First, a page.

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Binary Switching of Calendar Cells in the Pituitary Defines the Phase of the Circannual Cycle in Mammals

Yet again, an interesting piece of research which could be of significance to most of us here, but that could easily be missed.

Not fully read yet, but will make my way through - decided to post as it so obviously would affect thyroid issues.

Binary Switching of Calendar Cells in the Pituitary Defines the Phase of the Circannual Cycle in Mammals

Shona H. Wood

, Helen C. Christian

, Katarzyna Miedzinska

, Ben R.C. Saer

, Mark Johnson

, Bob Paton

, Le Yu

, Judith McNeilly

, Julian R.E. Davis

, Alan S. McNeilly

, David W. Burt

, Andrew S.I. Loudon


•A circannual timer may reside in the pituitary pars tuberalis thyrotroph

•This is defined by a digital switching mechanism controlling EYA3 expression

•The circannual clockwork drives a morphogenic cycle in the PT and hypothalamus

•This involves recapitulation of a developmental program


Persistent free-running circannual (approximately year-long) rhythms have evolved in animals to regulate hormone cycles, drive metabolic rhythms (including hibernation), and time annual reproduction. Recent studies have defined the photoperiodic input to this rhythm, wherein melatonin acts on thyrotroph cells of the pituitary pars tuberalis (PT), leading to seasonal changes in the control of thyroid hormone metabolism in the hypothalamus. However, seasonal rhythms persist in constant conditions in many species in the absence of a changing photoperiod signal, leading to the generation of circannual cycles. It is not known which cells, tissues, and pathways generate these remarkable long-term rhythmic processes. We show that individual PT thyrotrophs can be in one of two binary states reflecting either a long (EYA3+) or short (CHGA+) photoperiod, with the relative proportion in each state defining the phase of the circannual cycle. We also show that a morphogenic cycle driven by the PT leads to extensive re-modeling of the PT and hypothalamus over the circannual cycle. We propose that the PT may employ a recapitulated developmental pathway to drive changes in morphology of tissues and cells. Our data are consistent with the hypothesis that the circannual timer may reside within the PT thyrotroph and is encoded by a binary switch timing mechanism, which may regulate the generation of circannual neuroendocrine rhythms, leading to dynamic re-modeling of the hypothalamic interface. In summary, the PT-ventral hypothalamus now appears to be a prime structure involved in long-term rhythm generation.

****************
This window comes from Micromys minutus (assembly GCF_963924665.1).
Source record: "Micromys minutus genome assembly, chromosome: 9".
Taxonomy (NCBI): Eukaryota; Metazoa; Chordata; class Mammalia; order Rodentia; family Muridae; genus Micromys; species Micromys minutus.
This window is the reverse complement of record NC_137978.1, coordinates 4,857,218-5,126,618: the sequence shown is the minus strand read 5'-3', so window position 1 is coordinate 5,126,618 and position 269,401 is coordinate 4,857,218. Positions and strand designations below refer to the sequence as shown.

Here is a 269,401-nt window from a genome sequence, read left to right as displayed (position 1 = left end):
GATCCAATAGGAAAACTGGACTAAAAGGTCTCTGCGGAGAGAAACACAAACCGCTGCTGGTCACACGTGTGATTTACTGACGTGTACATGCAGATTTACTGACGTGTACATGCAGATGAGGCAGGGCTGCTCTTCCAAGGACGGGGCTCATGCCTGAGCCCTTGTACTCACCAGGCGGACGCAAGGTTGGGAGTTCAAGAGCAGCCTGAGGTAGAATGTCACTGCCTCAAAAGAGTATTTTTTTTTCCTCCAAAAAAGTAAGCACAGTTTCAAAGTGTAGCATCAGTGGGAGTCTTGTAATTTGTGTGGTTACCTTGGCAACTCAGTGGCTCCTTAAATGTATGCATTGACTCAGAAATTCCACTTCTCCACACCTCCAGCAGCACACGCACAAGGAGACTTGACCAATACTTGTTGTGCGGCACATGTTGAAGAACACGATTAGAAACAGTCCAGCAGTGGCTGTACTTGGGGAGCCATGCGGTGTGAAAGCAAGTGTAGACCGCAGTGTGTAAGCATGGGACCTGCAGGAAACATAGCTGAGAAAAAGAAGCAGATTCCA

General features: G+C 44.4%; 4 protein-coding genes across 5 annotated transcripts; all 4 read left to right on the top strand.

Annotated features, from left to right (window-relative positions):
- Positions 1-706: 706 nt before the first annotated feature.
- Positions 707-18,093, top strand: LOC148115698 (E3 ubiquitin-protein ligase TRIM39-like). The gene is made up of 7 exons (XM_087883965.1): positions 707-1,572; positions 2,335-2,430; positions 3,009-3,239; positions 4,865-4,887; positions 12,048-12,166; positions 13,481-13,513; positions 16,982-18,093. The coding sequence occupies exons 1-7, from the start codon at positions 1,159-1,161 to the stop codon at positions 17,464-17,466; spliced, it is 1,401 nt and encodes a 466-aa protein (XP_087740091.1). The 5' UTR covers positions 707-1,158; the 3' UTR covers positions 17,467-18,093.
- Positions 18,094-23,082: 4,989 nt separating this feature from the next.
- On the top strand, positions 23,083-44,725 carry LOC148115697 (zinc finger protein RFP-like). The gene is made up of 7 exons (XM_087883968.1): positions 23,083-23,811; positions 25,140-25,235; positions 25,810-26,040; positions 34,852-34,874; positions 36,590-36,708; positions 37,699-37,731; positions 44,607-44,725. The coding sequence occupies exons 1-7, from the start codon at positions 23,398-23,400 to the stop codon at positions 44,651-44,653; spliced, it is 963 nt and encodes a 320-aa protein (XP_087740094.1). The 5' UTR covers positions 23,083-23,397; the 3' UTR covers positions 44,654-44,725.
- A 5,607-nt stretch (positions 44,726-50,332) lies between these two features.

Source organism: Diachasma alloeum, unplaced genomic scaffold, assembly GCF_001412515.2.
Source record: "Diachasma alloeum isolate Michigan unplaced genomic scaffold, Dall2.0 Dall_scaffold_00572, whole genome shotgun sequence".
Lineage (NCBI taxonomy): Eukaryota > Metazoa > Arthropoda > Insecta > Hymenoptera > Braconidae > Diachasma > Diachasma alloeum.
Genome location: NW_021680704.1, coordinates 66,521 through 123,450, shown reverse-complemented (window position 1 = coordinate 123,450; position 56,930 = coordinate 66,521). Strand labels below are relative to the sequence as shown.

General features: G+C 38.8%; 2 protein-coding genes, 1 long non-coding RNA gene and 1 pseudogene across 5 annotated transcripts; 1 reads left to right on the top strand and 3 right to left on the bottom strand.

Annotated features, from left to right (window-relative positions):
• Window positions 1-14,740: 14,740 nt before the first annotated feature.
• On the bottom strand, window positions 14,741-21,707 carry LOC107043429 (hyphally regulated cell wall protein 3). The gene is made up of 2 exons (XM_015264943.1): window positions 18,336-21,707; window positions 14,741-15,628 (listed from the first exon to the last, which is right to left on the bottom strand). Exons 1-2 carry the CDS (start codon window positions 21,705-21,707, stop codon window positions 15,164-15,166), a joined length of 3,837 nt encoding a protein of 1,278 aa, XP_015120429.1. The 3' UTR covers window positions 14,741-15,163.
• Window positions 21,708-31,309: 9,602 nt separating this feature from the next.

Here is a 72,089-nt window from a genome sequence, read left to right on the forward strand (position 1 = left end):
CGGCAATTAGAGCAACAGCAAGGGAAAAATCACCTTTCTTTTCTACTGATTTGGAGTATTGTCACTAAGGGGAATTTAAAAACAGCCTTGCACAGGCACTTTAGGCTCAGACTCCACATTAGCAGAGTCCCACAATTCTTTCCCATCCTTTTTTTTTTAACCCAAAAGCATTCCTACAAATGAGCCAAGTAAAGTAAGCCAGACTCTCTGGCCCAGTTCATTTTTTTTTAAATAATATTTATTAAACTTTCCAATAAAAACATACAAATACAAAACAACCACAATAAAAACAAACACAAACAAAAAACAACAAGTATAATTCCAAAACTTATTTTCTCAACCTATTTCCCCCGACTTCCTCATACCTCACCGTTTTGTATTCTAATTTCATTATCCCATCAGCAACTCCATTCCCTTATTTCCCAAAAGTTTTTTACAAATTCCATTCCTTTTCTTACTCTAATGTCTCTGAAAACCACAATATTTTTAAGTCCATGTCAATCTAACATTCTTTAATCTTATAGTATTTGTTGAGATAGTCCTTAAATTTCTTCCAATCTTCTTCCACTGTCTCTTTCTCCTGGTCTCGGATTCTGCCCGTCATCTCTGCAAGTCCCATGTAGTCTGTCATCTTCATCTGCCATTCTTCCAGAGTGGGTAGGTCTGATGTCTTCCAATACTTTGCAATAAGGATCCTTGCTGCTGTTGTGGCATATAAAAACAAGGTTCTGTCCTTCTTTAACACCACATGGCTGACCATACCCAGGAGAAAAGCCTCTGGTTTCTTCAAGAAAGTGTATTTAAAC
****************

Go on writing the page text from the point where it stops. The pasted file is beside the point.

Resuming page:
Full paper avaialble here:


The BBC's take on this doesn't mention the "thyroid" word even once. (And by mentioning "hormones" we are probably expected to assume oestrogen, progesterone and, maybe, testosterone - after all, they are what many think of as being hormones.)


3 Replies

Wow...clock genes ! ! !

I think we all recognise this as Season Affective Disorder but I don't really think it applies to oestrogen, progesterone and testosterone so much as thyroid hormones.

I have heard of members who actually take more thyroid hormone during the winter months.

I wonder what ACTUALLY drives this seasonal hormonal rhythm though... creating the various levels of melatonin...light ? warmth ? vit D ?

Haven't read full paper yet.



I agree about it not applying to oestrogen, progesterone and testosterone - but we so often see *any* mention of the word hormone being assumed to refer to them. Witness "hormone replacement therapy" - which is a decent enough description of taking thyroid hormone but is always used to refer to oestrogen and progesterone.

I have just increased my levothyroxine dose - but I don't know whether that was due to season or change of make!


...oh the nights are drawing in now Rod.....only THIRTEEN more Saturdays until christmas ... .(..we all wanted to hear that..didn't we .? ? ? ..)

.. time for a little raise..